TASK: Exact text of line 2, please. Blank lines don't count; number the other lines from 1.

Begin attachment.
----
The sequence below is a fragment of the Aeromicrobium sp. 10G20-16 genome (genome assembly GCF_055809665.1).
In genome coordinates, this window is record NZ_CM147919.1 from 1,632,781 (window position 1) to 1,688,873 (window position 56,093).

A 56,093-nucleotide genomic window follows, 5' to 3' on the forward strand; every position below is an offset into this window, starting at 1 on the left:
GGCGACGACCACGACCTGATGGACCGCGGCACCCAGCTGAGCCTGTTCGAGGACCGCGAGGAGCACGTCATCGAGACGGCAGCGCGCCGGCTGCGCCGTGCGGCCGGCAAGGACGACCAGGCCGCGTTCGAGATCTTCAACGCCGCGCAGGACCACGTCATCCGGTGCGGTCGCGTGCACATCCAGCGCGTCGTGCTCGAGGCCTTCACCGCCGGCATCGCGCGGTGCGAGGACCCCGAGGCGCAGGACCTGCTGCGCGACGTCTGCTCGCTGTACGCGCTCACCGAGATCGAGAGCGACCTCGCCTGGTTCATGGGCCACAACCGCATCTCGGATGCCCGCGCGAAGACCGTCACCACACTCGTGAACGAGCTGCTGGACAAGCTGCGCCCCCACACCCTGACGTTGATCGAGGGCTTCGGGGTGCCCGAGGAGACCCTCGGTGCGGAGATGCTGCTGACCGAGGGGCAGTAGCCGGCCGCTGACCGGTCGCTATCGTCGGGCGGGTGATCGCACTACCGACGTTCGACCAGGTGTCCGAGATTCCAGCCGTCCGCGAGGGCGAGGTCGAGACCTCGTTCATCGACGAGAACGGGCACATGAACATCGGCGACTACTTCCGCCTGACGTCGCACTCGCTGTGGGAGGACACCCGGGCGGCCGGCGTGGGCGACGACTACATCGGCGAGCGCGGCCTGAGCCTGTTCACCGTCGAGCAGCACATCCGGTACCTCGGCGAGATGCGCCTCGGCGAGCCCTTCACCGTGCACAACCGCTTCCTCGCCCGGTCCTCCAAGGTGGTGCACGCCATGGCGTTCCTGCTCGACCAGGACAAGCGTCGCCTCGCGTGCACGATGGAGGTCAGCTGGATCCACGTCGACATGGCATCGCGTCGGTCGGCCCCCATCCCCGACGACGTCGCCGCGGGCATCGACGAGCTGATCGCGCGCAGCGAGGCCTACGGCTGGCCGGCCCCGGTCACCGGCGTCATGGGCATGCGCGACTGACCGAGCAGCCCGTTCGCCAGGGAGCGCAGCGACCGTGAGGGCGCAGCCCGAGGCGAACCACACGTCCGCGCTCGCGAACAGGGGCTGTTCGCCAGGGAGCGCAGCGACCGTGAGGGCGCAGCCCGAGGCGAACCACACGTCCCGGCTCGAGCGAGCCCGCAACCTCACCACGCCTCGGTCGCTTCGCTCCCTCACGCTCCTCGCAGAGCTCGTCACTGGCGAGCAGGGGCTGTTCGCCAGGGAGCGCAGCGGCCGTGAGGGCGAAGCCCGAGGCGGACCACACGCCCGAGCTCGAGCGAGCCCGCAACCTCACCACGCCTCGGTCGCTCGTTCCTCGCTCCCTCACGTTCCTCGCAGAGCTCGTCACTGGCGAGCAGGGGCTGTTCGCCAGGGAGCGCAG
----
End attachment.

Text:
In genome coordinates, this window is record NZ_CM147919.1 from 1,632,781 (window position 1) to 1,688,873 (window position 56,093).